It must have been pretty hard to report on chapter 6, pretty appalling how tech employees act during work hours, including the strip clubs and partying. This supposed normal behavior by men marginalizes women in tech. I can’t even imagine what that world is like. Hard to believe Elon Musk and other head founders engage in such strange activity. Not very inspiring if you ask me. In other countries, acting like this is a shame. Yeah you are profiting and “changing the world”, but no reason why you can’t act more appropriately.

Slack appears to be the best case scenario for hiring with diversity in mind, though like others they are falling from grace a bit. It’s impressive to see a founder who was so focused on diversity and empathy for others, this gets lost in the focus and mindset of a CEO in tech. But also other industries as well.

Solutions are presented in the end for existing companies, which are an easy solution but hard to implement. It’s a required change in culture overall. Honestly it sounds like all employees in tech should read “Leadership and Self Deception” and learn about empathy for others.

Emily ends with a discussion with some young female coders in high school and their experiences. I believe the solution lies with the school systems and funding for more coding classes availability. This subject is hardly touched as the solution. Yeah I get that it’s a problem in tech today, but a massive tech industry culture change will take years with continuous effort. Very hard stuff. The solution is to start at the grade schools. Which needs more funding focus. Which means more women also in political offices to enable change.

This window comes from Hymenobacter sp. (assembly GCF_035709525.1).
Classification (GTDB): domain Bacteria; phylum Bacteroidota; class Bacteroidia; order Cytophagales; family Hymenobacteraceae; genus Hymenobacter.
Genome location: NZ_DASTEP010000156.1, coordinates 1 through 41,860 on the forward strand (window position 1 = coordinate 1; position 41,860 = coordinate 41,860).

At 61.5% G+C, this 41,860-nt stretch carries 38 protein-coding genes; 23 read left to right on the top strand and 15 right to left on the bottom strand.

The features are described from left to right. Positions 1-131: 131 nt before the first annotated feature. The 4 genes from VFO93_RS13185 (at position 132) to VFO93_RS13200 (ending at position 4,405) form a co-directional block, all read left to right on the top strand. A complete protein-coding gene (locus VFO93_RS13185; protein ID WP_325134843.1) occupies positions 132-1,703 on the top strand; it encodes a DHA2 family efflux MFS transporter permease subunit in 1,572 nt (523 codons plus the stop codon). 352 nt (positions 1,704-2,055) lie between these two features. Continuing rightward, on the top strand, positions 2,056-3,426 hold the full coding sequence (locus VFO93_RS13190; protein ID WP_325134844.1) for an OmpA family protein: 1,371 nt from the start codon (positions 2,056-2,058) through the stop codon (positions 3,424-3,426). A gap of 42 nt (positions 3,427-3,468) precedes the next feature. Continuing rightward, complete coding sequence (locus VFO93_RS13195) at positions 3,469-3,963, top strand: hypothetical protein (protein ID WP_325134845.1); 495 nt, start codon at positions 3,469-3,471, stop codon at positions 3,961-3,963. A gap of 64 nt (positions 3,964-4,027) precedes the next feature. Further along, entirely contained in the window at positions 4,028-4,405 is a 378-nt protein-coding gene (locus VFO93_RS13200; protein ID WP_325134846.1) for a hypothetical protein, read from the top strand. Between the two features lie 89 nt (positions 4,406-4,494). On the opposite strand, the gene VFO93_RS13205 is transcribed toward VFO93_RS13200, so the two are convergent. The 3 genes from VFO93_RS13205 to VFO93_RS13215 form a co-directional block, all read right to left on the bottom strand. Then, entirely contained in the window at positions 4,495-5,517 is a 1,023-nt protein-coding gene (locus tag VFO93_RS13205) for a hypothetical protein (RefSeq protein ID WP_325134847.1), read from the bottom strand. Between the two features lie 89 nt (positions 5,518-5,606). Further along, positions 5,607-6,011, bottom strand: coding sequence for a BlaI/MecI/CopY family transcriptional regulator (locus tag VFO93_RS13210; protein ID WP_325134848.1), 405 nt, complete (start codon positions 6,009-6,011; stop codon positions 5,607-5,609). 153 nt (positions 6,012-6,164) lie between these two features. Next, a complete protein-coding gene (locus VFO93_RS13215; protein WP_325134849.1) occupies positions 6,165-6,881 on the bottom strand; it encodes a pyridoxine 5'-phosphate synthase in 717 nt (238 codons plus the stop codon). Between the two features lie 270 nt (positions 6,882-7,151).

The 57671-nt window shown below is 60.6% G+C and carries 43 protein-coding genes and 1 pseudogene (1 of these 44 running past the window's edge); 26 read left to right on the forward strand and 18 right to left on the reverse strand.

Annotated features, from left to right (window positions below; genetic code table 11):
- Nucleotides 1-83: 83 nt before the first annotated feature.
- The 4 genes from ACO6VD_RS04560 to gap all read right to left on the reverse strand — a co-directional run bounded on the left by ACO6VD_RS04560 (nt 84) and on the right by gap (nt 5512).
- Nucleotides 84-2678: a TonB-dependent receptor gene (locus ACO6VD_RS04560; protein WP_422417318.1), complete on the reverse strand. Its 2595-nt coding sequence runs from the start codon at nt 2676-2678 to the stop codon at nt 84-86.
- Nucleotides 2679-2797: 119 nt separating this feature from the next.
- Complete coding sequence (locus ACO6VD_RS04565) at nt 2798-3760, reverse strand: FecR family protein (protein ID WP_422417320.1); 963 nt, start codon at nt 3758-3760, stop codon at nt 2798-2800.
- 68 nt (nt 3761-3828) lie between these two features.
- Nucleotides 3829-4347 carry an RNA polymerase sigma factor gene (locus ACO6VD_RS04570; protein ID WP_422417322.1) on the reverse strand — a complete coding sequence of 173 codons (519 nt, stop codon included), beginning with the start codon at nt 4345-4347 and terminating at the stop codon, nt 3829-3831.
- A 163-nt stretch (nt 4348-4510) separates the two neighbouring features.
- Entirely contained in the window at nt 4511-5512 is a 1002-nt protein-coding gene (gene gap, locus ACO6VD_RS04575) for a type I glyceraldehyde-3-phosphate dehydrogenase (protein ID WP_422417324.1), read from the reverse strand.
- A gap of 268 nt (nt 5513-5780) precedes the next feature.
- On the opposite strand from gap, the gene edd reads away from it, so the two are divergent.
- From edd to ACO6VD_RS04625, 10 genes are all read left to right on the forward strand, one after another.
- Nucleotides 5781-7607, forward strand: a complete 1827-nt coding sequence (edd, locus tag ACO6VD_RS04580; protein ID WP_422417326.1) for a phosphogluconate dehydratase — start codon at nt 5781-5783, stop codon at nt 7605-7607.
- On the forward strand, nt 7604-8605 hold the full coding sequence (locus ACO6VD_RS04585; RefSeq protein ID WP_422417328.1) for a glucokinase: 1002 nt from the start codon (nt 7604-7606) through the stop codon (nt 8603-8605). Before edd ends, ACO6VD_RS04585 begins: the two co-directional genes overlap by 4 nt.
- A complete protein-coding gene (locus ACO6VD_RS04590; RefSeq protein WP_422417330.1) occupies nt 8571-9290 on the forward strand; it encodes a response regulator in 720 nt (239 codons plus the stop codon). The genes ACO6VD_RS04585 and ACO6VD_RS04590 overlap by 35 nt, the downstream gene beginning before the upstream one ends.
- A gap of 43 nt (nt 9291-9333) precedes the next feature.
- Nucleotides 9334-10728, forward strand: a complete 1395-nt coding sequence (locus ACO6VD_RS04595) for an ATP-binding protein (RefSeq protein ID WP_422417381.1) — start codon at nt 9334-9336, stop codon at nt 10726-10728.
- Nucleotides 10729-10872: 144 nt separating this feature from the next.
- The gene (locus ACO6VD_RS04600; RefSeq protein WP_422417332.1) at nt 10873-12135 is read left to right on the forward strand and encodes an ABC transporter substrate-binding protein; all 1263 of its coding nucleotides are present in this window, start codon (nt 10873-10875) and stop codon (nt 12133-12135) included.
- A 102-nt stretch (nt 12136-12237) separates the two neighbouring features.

Important subject and well written.
Profile Image for Mark Miano.
Author 3 books14 followers
March 20, 2018
BROTOPIA: BREAKING UP THE BOYS’ CLUB OF SILICON VALLEY popped onto my reading radar while speaking with a former colleague about her experiences going to B-school (Stanford) and working at a prominent tech firm (Salesforce) in Silicon Valley. My friend’s graduate school project involved collecting and analyzing data about the gender disparity in the tech world. Her research was the basis for a recent cover article in Atlantic Monthly and received a mention in this book by Emily Chang.

Overall, this is a good book - well written, insightful, and interesting (the story about Lena Soderberg, aka Lenna Sjooblom, aka Playboy’s 1972 Miss May, as the “inspiration” for the development of JPEG images is incredible, while also raising much incredulity).

Chang spins story after story of shocking, horrible, outlandish, unacceptable, and boorish behavior by the “Bros” of Silicon Valley. She tells these stories in an interesting way, mostly by going company by company, showing the many mistakes and scandals at tech and VC firms, while also pointing out some of the places and people who have not just tried to bring women and minorities into the tech world, but also make them feel welcome and respected. Unfortunately, there aren’t a lot of shining examples of success in the latter category.

My only criticisms of the book are that I wish Chang had delved a little further into the data my friend and her colleagues amassed, instead of just providing company vignettes. At times the stories came across as anecdotal, instead of indicative of a systemic problem.

My other criticism is the assumption that the goal in SV and elsewhere should be a 50/50 representation between male and female workers. Is this goal desirable, much less attainable? Shouldn’t the goal be to make women and other non straight white male people feel welcome and respected, instead, no matter what their number is? My reasoning here is that why use 50/50 as a marker at all? What if more (or less) women than 50% want to go into coding and other tech fields? How does this desire in tech play out in other fields - is this truly the goal of all industries to represent people by their numbers in the general population?

Besides those quibbles, I admire Chang’s book, especially her fearlessness when it comes to naming names of men who epitomize the worst of Silicon Valley Bro culture.



Profile Image for Ariel Jackson.
6 reviews5 followers
July 31, 2019
A damning and brutal account of the realities of Silicon Valley, worth a read. but seems to implicitly (and explicitly) suggest that the solution to these problems is to have more women founders/CEOs/executives...when the fundamental problem is the existence of these fucked up platforms, extremely rich companies, and the systemic beliefs that sustain them.